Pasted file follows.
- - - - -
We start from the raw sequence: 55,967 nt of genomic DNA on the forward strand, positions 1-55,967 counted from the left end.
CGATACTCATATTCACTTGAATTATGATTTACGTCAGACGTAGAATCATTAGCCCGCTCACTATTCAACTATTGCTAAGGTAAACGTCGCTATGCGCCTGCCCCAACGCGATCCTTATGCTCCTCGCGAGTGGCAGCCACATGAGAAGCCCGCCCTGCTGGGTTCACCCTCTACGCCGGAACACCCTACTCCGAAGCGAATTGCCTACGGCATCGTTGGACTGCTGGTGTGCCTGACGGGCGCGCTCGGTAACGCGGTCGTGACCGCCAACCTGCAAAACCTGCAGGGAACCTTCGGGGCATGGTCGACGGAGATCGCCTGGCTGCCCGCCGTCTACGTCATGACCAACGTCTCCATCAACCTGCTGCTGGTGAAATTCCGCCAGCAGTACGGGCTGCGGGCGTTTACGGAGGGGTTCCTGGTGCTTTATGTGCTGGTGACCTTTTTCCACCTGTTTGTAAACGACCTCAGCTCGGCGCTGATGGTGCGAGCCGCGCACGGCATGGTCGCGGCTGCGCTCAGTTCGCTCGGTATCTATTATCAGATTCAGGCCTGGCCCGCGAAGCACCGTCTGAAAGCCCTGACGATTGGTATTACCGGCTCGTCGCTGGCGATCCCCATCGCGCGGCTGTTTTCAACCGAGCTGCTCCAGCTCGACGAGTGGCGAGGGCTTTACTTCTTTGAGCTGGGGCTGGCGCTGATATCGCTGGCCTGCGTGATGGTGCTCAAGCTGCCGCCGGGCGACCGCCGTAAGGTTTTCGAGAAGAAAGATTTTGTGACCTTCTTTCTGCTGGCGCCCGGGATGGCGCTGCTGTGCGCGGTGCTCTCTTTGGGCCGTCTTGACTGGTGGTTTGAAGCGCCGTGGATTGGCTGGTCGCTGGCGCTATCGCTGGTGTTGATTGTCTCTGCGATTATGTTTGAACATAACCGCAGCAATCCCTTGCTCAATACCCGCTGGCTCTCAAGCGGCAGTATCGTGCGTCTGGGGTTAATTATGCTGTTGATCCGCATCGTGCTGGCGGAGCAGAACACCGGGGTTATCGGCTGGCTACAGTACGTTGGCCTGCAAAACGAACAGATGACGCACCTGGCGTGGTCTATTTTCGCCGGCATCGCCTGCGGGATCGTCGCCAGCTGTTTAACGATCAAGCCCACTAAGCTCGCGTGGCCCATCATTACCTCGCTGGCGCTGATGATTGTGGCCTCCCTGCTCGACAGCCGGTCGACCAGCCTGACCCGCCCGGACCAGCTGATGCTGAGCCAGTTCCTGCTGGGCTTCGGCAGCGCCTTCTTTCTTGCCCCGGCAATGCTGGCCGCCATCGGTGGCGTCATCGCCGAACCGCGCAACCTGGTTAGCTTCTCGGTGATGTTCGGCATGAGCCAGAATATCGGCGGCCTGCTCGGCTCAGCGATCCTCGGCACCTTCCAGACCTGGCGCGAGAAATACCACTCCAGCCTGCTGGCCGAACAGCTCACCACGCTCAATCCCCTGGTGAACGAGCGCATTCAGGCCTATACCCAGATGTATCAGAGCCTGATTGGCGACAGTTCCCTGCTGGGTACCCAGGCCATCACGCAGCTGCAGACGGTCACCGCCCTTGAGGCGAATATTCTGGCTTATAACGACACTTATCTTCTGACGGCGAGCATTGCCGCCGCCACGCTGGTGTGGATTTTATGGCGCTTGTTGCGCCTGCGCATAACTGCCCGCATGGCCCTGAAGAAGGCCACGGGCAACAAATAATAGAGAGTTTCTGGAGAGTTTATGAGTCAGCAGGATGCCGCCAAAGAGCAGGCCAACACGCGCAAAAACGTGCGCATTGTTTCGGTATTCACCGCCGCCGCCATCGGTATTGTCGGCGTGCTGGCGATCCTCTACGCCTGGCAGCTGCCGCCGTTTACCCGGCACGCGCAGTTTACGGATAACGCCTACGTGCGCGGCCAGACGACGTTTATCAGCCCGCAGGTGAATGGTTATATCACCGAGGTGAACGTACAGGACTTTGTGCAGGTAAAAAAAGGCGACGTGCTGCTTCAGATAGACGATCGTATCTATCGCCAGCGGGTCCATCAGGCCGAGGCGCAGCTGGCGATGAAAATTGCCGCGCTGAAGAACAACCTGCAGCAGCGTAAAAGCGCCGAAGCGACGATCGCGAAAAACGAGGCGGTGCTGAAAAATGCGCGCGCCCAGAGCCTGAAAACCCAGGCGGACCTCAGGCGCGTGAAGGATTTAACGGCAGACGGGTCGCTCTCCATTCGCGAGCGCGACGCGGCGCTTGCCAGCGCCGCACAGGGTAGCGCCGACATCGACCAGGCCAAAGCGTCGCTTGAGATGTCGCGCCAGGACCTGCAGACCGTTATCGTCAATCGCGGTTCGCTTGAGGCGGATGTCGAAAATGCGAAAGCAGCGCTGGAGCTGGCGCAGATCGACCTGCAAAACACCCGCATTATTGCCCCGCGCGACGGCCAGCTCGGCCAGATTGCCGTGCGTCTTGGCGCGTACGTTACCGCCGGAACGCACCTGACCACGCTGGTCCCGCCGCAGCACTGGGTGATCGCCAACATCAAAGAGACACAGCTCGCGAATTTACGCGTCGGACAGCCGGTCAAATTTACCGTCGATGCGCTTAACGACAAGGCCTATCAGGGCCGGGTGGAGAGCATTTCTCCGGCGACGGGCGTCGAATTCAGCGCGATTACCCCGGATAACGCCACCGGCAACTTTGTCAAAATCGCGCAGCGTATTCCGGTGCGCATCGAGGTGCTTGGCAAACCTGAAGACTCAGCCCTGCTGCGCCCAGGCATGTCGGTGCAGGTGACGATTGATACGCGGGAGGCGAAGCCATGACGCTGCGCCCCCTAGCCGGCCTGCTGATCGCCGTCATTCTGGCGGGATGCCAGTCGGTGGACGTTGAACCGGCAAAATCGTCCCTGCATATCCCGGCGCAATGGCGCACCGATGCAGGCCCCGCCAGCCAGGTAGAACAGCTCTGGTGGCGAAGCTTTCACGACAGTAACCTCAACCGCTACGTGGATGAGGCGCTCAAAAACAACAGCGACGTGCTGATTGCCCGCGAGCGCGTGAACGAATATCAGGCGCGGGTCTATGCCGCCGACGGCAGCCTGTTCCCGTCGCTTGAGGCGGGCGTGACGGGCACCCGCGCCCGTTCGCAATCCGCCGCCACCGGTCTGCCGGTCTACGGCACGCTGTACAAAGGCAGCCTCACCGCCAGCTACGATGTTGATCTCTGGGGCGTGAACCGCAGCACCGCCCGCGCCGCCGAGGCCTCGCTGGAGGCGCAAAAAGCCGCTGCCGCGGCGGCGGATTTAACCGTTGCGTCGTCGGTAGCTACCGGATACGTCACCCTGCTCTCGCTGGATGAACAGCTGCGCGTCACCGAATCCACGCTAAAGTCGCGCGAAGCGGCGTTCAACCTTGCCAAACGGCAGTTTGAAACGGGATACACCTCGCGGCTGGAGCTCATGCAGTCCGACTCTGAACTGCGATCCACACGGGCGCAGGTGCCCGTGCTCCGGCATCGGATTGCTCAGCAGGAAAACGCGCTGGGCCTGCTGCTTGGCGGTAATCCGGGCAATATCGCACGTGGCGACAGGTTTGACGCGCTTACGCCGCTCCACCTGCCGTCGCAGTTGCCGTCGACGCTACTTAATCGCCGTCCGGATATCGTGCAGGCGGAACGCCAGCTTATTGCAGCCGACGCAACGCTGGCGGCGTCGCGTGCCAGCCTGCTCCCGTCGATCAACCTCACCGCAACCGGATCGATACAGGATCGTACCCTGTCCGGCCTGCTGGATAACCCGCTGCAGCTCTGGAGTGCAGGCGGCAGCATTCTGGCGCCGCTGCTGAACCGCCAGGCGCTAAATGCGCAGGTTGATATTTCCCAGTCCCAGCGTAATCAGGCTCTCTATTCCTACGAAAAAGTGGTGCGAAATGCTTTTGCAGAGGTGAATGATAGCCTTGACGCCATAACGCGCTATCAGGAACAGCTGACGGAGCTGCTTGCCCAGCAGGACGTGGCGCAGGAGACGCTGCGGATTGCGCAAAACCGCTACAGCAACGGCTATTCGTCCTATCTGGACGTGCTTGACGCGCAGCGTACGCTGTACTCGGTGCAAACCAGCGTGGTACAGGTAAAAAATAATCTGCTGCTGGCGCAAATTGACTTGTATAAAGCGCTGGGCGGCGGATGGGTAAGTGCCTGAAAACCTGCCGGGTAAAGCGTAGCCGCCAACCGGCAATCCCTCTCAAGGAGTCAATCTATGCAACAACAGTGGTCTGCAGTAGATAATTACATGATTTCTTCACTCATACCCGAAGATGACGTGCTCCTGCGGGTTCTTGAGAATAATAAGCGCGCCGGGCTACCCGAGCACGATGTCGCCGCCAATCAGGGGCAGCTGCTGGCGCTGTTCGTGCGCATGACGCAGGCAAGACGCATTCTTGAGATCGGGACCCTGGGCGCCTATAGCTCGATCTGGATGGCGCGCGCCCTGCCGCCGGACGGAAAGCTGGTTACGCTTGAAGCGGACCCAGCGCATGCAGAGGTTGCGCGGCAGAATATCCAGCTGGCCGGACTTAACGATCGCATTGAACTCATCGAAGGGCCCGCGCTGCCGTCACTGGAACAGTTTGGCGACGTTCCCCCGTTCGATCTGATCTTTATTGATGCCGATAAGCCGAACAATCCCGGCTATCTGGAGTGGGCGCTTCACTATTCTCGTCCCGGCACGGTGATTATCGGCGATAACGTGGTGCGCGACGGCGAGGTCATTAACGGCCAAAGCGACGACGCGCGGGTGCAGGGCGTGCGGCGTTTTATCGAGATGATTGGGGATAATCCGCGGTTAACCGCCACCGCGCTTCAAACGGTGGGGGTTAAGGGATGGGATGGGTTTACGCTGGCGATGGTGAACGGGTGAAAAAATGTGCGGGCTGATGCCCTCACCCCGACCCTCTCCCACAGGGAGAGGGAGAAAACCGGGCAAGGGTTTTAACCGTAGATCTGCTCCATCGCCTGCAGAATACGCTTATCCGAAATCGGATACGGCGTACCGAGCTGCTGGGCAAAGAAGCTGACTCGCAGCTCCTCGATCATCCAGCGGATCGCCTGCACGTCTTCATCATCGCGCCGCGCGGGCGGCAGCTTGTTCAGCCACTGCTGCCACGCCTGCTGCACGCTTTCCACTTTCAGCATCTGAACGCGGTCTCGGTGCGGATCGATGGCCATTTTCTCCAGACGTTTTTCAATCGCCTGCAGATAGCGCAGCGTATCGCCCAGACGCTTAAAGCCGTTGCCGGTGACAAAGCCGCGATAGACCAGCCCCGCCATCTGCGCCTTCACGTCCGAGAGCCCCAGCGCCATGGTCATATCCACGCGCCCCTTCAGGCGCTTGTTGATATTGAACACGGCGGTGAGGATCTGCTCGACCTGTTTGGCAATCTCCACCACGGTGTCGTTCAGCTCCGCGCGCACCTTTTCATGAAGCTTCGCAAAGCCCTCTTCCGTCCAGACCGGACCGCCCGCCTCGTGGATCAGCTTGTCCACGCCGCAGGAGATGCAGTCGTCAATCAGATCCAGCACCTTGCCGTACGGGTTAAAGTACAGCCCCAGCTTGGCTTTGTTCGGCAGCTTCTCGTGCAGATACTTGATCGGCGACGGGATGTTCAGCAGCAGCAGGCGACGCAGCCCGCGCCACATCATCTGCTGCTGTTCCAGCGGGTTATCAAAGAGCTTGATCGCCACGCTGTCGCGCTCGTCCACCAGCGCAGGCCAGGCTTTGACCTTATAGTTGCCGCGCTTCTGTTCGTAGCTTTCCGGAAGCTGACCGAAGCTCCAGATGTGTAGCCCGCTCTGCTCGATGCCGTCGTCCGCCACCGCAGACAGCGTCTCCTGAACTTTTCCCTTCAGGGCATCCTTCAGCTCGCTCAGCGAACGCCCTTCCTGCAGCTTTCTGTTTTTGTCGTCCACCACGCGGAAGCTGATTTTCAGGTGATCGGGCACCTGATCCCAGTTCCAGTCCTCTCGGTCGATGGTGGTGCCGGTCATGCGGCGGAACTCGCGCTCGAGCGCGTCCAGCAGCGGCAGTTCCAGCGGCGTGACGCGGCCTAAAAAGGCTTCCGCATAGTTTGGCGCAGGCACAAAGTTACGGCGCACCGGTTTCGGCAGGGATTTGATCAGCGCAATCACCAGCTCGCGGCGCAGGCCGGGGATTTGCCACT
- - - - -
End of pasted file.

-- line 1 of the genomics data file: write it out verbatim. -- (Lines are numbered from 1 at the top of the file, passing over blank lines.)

We start from the raw sequence: 55,967 nt of genomic DNA on the forward strand, positions 1-55,967 counted from the left end.